Underdrawing

In art history, especially painting research, underdrawing describes a preliminary drawing carried out by the artist, which is located directly on the primer of the picture carrier and is covered by one or more layers of paint. It can therefore usually not be perceived by the human eye. The term underdrawing is used to differentiate the more general term preliminary drawing, which also includes preliminary studies by an artist that were made separately on paper or cardboard.

Older paintings are mostly signed in some form. Art history distinguishes between two basic techniques:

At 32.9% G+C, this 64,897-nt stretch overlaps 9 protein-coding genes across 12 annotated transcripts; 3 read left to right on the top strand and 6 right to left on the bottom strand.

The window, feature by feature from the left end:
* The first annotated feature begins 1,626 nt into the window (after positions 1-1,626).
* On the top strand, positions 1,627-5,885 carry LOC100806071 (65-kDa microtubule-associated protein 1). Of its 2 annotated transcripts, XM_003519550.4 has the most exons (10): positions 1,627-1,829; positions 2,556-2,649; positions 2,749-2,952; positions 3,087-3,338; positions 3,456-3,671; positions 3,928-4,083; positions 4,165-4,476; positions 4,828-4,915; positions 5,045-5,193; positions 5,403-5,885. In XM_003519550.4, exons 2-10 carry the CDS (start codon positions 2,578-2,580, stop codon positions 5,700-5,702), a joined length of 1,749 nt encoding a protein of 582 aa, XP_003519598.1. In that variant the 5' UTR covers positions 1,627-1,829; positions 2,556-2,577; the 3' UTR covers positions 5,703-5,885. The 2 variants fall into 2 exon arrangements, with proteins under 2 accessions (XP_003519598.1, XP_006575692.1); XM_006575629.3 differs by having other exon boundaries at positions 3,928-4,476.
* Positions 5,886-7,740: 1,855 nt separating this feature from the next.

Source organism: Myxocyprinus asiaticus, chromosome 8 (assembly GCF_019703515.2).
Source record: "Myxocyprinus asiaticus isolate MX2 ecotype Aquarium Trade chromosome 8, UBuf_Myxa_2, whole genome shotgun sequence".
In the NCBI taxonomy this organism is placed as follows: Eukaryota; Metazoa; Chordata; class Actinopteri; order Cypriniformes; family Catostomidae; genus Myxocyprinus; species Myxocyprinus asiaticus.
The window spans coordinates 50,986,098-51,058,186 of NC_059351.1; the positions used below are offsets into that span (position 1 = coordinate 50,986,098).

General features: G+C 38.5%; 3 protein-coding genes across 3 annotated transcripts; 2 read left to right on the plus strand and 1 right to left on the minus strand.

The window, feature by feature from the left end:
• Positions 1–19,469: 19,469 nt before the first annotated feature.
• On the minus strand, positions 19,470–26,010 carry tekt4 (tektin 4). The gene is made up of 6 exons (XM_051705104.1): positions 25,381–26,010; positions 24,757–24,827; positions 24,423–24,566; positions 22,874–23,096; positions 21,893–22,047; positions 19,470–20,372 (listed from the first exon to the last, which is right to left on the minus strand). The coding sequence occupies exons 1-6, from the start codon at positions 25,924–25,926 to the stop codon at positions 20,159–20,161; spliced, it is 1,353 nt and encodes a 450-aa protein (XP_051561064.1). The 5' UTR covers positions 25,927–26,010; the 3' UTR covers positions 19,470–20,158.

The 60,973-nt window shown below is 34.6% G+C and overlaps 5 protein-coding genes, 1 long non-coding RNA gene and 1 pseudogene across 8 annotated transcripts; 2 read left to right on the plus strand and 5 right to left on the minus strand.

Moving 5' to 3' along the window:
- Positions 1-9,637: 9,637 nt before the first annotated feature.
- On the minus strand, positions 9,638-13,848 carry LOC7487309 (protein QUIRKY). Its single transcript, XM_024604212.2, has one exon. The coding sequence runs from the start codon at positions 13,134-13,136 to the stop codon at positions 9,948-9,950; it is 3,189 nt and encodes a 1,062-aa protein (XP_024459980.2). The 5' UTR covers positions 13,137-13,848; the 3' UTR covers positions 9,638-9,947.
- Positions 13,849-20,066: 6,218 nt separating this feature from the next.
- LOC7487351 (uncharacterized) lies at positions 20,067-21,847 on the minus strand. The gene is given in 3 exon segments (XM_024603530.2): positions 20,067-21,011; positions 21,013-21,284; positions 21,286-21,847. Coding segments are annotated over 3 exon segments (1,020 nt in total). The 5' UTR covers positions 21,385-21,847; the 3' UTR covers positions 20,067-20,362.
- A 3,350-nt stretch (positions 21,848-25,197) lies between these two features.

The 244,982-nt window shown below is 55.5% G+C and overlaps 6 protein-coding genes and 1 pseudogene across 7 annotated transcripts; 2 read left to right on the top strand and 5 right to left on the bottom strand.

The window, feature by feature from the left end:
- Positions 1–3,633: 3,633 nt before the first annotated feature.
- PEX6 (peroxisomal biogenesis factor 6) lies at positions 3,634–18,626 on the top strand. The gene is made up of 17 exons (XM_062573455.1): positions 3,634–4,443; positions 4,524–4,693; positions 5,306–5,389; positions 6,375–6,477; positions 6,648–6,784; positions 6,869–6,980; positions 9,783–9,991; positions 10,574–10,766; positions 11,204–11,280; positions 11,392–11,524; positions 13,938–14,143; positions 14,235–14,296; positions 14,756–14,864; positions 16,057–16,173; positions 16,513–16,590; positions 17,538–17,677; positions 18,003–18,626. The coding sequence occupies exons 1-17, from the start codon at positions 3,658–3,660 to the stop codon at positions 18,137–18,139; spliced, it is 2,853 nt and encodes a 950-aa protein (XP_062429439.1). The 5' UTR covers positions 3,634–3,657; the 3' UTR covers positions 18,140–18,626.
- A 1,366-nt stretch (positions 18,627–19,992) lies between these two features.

1. The scratching with a needle, as can be found especially in medieval paintings with gilded grounds

  2. The use of painting and drawing materials, such as those used for hand drawings, including graphite, charcoal, chalk, ink, Indian ink and white lead (opaque white)

The visualization of underdrawings harbors great potential for research in art history with regard to questions about the creation processes (work genesis), the materials used and the execution techniques as well as attribution and authenticity (original or copy).

Today, with the methods of multispectral photography, especially infrared reflectography (formerly also infrared photography), different layers and painting materials of a painting can be made visible and scientifically analyzed.